Love Spreads was the first release from Second Coming, the Stone Roses’ long-awaited second album. It’s famed for its virtuoso John Squire power guitar: from the distinctive opening notes to the solos, the guitar can barely be controlled, like it wants to bust out. Bends stretch the sounds out, sounds you can ride. It’s not all his show though: the whole band come together in something timeless and perfect. There’s pace. A journey. Believe, and see the light.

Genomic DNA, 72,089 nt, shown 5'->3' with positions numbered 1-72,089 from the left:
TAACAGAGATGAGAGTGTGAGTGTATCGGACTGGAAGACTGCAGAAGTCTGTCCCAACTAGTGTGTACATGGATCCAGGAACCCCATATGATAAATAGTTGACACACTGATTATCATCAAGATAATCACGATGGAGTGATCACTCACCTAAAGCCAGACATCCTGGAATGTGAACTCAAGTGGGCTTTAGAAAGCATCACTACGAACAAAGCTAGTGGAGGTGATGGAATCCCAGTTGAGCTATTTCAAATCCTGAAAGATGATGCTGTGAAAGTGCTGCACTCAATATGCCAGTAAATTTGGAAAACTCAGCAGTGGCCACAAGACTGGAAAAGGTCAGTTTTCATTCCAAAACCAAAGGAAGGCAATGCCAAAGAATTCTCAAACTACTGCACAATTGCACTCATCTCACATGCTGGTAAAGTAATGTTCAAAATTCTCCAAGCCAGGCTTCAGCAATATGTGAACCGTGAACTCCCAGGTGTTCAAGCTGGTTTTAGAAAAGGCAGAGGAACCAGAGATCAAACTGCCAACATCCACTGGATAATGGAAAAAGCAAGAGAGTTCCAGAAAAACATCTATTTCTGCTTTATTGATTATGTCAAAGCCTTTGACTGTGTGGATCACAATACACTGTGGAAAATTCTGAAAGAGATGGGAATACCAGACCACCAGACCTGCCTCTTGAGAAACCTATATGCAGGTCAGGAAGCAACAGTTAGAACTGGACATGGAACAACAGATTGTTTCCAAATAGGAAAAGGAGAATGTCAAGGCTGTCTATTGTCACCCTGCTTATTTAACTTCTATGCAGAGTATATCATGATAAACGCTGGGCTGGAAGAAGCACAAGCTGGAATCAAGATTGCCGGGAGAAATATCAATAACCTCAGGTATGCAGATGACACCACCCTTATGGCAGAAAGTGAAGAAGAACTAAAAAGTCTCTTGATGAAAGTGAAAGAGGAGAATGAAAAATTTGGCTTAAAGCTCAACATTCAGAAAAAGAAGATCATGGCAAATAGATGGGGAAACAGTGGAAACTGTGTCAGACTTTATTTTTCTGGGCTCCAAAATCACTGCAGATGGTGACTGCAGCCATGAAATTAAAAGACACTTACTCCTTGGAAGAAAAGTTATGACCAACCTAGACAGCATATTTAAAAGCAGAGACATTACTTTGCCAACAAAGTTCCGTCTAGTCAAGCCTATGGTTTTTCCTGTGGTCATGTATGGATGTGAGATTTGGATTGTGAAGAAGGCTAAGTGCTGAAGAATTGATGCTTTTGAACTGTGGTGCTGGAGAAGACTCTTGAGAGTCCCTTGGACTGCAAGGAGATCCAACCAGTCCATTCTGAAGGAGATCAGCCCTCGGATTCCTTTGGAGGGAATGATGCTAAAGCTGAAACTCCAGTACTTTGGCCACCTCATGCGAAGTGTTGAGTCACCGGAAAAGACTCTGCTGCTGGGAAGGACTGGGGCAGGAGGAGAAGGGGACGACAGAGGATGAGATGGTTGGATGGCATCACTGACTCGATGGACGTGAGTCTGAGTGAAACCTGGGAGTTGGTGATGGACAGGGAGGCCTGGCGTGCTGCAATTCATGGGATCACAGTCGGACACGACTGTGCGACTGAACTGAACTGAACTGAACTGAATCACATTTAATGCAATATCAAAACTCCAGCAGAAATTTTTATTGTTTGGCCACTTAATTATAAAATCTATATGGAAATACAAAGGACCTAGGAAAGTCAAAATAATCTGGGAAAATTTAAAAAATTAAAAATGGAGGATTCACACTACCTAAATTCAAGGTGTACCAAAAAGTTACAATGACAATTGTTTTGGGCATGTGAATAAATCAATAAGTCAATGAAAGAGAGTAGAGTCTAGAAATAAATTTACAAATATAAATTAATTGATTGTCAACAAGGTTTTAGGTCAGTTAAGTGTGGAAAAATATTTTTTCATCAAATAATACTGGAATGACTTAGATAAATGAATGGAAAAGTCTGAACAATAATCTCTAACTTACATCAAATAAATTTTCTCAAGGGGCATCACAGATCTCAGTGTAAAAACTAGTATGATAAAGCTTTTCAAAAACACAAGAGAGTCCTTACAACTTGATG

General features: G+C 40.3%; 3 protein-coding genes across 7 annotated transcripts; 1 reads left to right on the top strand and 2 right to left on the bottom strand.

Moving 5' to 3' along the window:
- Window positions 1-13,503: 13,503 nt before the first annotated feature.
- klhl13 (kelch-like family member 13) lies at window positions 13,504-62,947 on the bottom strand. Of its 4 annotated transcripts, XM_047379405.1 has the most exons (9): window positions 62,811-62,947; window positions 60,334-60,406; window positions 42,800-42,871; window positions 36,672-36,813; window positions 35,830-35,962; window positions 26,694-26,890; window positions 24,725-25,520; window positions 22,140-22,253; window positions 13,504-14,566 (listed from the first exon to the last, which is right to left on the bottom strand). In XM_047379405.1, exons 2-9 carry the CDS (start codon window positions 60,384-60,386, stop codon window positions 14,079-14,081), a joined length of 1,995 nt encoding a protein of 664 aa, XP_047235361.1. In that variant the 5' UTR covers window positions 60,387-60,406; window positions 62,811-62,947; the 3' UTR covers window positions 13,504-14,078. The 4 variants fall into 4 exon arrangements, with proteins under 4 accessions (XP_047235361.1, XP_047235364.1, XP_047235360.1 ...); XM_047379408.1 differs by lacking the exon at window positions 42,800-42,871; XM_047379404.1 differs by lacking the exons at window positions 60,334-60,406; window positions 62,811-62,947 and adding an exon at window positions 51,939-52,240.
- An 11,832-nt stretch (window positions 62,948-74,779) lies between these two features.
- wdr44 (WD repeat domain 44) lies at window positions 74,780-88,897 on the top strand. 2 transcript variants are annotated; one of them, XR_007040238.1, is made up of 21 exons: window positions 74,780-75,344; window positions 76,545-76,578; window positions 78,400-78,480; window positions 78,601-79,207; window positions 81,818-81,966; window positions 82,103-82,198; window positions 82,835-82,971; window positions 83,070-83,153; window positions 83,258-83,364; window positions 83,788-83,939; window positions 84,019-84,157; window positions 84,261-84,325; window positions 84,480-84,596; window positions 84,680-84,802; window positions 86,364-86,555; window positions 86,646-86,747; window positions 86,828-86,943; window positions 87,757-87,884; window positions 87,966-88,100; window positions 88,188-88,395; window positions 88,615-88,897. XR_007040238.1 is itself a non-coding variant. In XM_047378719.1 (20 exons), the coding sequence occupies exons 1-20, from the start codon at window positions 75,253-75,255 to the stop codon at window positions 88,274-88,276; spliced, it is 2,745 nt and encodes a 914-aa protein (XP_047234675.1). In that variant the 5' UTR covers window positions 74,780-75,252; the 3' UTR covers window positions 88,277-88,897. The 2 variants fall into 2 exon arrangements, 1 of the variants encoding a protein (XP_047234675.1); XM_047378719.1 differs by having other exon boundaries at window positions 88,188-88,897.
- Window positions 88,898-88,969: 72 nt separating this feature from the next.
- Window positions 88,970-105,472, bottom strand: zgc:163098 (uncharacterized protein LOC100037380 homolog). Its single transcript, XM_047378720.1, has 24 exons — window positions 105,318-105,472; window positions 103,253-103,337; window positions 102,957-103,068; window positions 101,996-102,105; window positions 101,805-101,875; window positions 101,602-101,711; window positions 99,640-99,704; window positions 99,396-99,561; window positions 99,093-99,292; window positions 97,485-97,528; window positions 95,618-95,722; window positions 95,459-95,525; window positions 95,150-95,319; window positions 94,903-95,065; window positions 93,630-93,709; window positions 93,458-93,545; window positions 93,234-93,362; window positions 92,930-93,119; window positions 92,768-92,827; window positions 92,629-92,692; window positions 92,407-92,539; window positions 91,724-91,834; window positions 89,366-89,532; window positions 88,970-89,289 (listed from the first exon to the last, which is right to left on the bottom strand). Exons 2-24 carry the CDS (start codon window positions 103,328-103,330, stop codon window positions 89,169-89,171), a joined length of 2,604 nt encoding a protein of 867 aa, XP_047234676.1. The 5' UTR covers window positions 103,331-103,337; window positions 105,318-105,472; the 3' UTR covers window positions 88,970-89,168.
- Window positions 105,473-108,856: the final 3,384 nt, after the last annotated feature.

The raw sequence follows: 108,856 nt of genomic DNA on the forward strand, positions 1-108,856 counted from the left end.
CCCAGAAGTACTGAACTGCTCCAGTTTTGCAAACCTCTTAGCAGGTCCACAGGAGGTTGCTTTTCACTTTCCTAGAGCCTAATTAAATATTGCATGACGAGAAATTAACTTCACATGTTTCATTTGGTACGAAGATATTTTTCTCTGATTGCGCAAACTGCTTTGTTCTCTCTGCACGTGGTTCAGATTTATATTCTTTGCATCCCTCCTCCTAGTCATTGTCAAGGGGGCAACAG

The album also has 60s influences. Ten Storey Love Song is reminiscent of The Byrds. The Stone Roses knew their history, then built on it. The whole album is a bake of influences. Stone Roses = SR. SR flour is self-raising. Jesus again?
The original home footage UK video
(with Ian Brown’s best monkey-boy jumping)
is far better than the unconvincing US version.
Extract from page 289 of 2000 Tunes: A History of Manchester Music by M. H. Rees; used with permission. Read the whole series (25 extracts) here; or my summary post. Readers might be interested in my forthcoming novel about a man obsessed with Manchester music - confusingly, it is also called 2000 Tunes!